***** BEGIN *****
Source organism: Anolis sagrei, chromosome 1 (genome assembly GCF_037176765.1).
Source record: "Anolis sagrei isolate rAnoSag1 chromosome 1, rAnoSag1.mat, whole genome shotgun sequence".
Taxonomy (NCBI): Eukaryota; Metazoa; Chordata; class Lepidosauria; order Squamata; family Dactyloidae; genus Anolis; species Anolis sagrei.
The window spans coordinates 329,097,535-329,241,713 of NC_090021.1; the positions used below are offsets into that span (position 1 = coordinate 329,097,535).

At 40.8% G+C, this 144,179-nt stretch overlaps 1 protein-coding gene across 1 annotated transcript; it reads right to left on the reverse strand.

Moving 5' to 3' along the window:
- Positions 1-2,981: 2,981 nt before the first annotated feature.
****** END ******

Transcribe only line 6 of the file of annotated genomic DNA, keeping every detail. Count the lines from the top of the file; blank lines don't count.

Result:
Moving 5' to 3' along the window: